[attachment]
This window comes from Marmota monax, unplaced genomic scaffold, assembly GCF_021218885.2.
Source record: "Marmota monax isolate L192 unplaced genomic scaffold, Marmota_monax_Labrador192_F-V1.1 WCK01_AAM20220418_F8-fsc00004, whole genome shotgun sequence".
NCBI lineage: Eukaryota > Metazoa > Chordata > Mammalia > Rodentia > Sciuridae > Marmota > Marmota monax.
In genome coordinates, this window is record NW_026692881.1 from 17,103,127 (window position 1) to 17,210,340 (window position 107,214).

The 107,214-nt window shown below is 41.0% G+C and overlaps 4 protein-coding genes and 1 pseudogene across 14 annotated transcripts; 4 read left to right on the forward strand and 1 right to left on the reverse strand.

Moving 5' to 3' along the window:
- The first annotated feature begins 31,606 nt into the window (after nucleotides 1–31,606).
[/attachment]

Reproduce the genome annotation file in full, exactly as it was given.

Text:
This window comes from Marmota monax, unplaced genomic scaffold, assembly GCF_021218885.2.
Source record: "Marmota monax isolate L192 unplaced genomic scaffold, Marmota_monax_Labrador192_F-V1.1 WCK01_AAM20220418_F8-fsc00004, whole genome shotgun sequence".
NCBI lineage: Eukaryota > Metazoa > Chordata > Mammalia > Rodentia > Sciuridae > Marmota > Marmota monax.
In genome coordinates, this window is record NW_026692881.1 from 17,103,127 (window position 1) to 17,210,340 (window position 107,214).

The 107,214-nt window shown below is 41.0% G+C and overlaps 4 protein-coding genes and 1 pseudogene across 14 annotated transcripts; 4 read left to right on the forward strand and 1 right to left on the reverse strand.

Moving 5' to 3' along the window:
- The first annotated feature begins 31,606 nt into the window (after nucleotides 1–31,606).